Tor, 1999, 606 pages, C$38.95 hc, ISBN 0-312-85683-0
For some reason, I was one of the few people not overly impressed by Vernor Vinge’s previous novel, the 1992 Hugo-award-winning A Fire Upon the Deep. Epic space opera, yes, but constantly focused on the wrong narrative threads: The poor humans stuck on the backward planet rather than the all-out galactic war taking place around them. But that was then, and now is A Deepness in the Sky. Deepness is widely hailed as “the prequel to A Fire Upon the Deep”, but is really so thinly linked that it’s best read as a stand-alone volume. (Though the symmetry of the pair is intriguing.)
Two human expeditions arrive around a star with the interesting property of cyclically “shutting off” at precise intervals. They discover a planet whose indigenous inhabitants (“Spiders”) are on the verge of attaining space-flight technology. Problem is, the two human expeditions come from radically different societies. One is composed of traders, the other is based on intellectual slavery. Before long, the expeditions are fighting it out in orbit. After the brief skirmish, both camp find out that they can’t travel back to their home systems and that they won’t survive unless they combine their resources. And so the survivors from both camps settle down warily, waiting until the Spiders can provide them with the way to go back home… a prospect at least thirty years away.
There can be no mistaking that A Deepness in the Sky is pure science-fiction, at least not if you accept the proposition that “SF is about the effects of technological change”. Vinge lovingly details the Spider’s technological progress, using this subplot as a convenient excuse to make some sociological comments on the place of technology on human progress. Though the book is only moderately high on ideas, Vinge’s extrapolation hold some interest. (His digression on multi-generational legacy code held special interest for this IT professional.)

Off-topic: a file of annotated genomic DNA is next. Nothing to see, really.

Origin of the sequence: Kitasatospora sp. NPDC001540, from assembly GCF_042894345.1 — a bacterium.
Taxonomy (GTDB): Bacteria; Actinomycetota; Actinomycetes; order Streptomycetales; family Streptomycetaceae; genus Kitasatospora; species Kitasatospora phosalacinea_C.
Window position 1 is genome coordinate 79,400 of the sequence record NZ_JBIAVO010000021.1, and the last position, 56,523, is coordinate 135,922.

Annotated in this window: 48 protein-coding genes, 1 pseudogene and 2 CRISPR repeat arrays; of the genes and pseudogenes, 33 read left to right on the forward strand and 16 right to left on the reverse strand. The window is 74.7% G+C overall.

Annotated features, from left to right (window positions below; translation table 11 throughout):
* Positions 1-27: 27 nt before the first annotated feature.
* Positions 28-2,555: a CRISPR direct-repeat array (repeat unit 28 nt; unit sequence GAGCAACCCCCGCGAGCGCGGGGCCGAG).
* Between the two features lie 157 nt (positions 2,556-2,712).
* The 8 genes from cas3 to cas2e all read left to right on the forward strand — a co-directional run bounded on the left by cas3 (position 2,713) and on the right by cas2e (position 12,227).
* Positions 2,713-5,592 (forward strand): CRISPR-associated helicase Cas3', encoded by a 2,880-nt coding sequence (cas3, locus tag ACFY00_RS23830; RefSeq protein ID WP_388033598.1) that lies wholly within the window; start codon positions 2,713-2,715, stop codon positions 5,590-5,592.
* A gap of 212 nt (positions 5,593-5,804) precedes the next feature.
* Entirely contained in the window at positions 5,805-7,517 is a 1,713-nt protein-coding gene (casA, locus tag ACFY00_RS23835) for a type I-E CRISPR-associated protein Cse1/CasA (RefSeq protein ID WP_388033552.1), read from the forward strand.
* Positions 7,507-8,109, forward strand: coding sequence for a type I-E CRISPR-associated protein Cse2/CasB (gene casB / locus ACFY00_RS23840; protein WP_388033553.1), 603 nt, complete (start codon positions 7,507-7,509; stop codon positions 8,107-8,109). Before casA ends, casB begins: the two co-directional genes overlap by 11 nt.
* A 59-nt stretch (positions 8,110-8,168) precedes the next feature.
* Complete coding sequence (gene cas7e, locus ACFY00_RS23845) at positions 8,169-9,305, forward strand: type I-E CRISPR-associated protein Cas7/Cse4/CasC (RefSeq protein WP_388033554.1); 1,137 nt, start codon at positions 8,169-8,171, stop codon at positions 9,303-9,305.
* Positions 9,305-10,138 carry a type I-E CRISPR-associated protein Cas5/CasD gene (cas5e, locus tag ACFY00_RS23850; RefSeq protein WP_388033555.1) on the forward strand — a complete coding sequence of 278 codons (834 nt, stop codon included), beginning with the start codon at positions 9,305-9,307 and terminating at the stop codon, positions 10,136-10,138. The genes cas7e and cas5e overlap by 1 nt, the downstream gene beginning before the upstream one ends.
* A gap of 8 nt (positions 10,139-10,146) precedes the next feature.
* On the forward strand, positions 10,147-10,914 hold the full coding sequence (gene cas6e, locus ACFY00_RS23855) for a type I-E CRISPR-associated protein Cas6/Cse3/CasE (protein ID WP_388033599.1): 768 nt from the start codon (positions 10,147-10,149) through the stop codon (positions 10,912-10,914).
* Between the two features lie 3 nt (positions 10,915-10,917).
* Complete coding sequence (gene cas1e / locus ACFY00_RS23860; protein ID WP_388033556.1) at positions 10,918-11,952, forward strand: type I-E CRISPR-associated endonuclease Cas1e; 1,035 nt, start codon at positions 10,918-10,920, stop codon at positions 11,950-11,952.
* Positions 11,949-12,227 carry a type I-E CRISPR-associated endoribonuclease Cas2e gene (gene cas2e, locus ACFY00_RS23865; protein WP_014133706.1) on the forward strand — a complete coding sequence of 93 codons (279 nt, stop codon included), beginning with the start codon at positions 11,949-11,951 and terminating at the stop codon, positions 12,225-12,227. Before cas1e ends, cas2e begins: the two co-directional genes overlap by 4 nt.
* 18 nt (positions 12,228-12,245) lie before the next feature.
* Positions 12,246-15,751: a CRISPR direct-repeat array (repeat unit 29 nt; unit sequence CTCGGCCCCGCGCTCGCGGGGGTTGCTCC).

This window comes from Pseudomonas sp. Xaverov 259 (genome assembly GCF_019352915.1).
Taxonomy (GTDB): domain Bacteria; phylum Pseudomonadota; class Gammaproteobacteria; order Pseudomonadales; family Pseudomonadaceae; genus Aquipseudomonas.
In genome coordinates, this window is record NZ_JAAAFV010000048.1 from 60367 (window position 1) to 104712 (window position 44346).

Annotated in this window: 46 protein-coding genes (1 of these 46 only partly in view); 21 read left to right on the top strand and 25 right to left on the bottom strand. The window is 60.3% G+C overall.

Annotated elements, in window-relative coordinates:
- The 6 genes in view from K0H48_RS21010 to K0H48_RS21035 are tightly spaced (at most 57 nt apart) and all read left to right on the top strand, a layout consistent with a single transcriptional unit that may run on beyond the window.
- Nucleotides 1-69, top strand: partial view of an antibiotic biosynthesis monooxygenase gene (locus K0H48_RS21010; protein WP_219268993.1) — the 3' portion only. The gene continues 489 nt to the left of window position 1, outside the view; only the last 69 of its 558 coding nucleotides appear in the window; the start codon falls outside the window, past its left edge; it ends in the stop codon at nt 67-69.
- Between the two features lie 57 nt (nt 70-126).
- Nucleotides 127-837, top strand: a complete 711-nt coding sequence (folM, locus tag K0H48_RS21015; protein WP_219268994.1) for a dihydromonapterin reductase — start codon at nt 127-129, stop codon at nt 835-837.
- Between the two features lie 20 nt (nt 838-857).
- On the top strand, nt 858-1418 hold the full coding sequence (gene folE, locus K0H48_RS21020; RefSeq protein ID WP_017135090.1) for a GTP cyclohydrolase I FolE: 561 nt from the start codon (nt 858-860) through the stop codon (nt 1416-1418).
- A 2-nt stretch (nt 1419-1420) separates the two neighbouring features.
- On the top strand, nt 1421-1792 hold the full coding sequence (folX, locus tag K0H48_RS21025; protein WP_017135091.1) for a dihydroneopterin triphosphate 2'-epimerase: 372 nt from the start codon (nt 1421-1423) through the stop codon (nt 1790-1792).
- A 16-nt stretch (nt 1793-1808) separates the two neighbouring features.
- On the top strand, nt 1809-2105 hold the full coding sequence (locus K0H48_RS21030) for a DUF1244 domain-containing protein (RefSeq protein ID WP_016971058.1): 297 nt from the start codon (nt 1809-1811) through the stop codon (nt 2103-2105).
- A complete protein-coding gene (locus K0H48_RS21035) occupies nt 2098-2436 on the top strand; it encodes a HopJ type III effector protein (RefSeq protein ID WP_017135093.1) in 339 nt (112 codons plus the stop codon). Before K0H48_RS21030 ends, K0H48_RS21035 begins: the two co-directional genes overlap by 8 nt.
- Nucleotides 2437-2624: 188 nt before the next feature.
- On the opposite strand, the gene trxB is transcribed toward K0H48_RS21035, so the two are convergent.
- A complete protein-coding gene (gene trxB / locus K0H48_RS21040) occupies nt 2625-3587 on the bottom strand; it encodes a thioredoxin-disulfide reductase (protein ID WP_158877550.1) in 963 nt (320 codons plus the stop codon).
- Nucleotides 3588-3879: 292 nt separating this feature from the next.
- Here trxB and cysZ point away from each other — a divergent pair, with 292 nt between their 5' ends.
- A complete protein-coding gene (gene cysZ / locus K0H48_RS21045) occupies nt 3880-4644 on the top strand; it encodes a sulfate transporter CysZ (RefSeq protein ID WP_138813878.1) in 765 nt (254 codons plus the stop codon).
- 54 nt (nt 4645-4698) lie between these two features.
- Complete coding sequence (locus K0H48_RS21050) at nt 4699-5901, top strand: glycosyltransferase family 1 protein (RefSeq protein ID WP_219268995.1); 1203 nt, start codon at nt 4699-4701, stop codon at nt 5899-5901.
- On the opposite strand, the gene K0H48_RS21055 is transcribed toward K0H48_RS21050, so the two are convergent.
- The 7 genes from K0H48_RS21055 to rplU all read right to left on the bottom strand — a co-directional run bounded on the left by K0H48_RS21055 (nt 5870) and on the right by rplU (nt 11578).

Vinge also uses a neat trick (which I won’t spoil) to anthropomorphize a basically alien species. Though the use of “cars”, “telephones” and other typically human terms may annoy some readers, it’s a great device to humanize an entire segment of the cast.
Which, unfortunately, doesn’t really solve the question as to if these alien subplots should have been kept in the novel. If A Deepness in the Sky is a pure-SF novel with fascinating bits and intriguing aliens, it’s a shame that it’s so long and bloated. Wordiness kills a large part of the novel’s momentum, so that even if the first few hundred pages contain massive space battles, the book doesn’t get moving until the mid-point mark. Make no mistake: A Deepness in the Sky is well written, but it’s well over-written too. The characters are worthwhile, but they’re not easily approachable.
Fortunately, when the book starts moving, it really starts to be interesting. Vinge manages his threads effectively, and his extended conclusion effectively completes the story.
While assuredly one of the front-runners in this year’s SF crop and definitively worth your money in paperback, A Deepness in the Sky nevertheless fails at provoking enthusiasm. Slowed down by a deliberate prose and longish subplots, this novel joins the ranks of recent books that could have been improved by some serious editing. This caveat aside, don’t miss what is easily one of the best recent examples of a simple yet epic SF story well-told through the personal struggles of full characters.